Effect of Arbuscular Mycorrhizal Fungi Inoculation on Growth and Cu Uptake and Toxicity of Desmodium cinereum (Kunth) D.C.


Joden M. Adiova1, Nelson M. Pampolina2 and Nelly S. Aggangan3*
1Department of Crop Protection, College of Agriculture,
Central Luzon State University, Science City of Muñoz, Nueva Ecija
2Forest Biological Sciences, College of Forestry and Natural Resources,
University of the Philippines, Los Baños, College, Laguna
3National Institute of Molecular Biology and Biotechnology,
University of the Philippines Los Baños, College, Lagunas
corresponding author: This email address is being protected from spambots. You need JavaScript enabled to view it.



The effect of arbuscular mycorrhizal fungi (AMF) inoculation on copper (Cu) uptake and toxicity of Desmodium cinereum (Kunth) D.C. was studied. This legume produces large amount of biomass that can serve as buffer in areas with high concentration of Cu. Pre-germinated seeds of D. cinereum inoculated and non-inoculated with AMF were grown in sand-soil mixture treated with increasing Cu concentration (0, 400, 800, 1200, 1600 ppm Cu). Increasing Cu concentration gave a corresponding reduction on height, diameter, leaf area, and biomass of the plants. Root growth and nodule formation at 1200 and 1600 ppm Cu level were inhibited (p<0.05 and p<0.01, respectively). Mycorrhizal inoculation increased plant height, biomass, and stem diameter at lower Cu level. Inoculation enhanced nodulation and also improved phosphorus concentration in the leaves, stem and roots at 0 and 400ppm Cu level. Increasing Cu concentration resulted to a greater Cu accumulation in the roots while Cu concentration on stem and leaves remained at a normal level. Inoculation with AMF increased Cu uptake of roots and stem at 800, 1200, and 1600ppm Cu levels. The ability of mycorrhizal fungi to improve Cu uptake, increase plant growth, increase phosphorus uptake, and promote growth of other beneficial microorganisms such as nitrogen fixing bacteria (as exemplified by the nodulation in the roots) for D. cinereum, make it an ideal tool for phytoremediation of Cu contaminated sites.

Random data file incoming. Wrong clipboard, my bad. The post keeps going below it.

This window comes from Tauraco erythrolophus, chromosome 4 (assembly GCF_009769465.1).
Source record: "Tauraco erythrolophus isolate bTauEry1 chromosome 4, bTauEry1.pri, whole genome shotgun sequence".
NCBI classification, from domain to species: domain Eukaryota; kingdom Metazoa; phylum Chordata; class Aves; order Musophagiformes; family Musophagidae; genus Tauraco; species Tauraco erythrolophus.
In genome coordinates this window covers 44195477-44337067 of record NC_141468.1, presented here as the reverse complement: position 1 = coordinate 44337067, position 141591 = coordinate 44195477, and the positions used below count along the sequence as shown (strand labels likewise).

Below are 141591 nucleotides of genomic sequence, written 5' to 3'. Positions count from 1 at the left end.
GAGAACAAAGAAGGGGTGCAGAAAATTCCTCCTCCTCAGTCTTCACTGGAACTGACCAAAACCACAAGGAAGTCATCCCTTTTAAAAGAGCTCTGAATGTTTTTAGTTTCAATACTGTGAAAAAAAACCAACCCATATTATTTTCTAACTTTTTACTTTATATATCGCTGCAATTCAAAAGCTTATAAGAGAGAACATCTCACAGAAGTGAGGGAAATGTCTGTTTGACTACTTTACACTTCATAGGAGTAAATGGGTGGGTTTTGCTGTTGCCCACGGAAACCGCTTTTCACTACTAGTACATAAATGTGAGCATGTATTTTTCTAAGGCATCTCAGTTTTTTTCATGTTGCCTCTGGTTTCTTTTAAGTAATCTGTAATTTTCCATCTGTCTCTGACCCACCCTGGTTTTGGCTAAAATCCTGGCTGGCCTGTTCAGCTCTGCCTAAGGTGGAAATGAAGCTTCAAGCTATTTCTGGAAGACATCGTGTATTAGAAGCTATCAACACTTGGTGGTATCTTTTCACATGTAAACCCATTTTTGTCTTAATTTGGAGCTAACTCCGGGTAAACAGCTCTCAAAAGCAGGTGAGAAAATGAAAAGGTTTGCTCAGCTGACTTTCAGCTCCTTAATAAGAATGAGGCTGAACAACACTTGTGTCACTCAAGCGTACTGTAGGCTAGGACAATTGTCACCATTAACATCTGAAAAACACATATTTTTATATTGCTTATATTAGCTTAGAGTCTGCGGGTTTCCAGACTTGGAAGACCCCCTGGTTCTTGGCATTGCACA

Copper (Cu) is the third most used commercial metal because of its availability and attractive properties (Fjällborg & Dave 2003). Likewise, it is also one of the most common and problematic heavy metal (HM) soil pollutants. Since Cu can be released both naturally and through human activity, it is very . . . . . . . . . . . .





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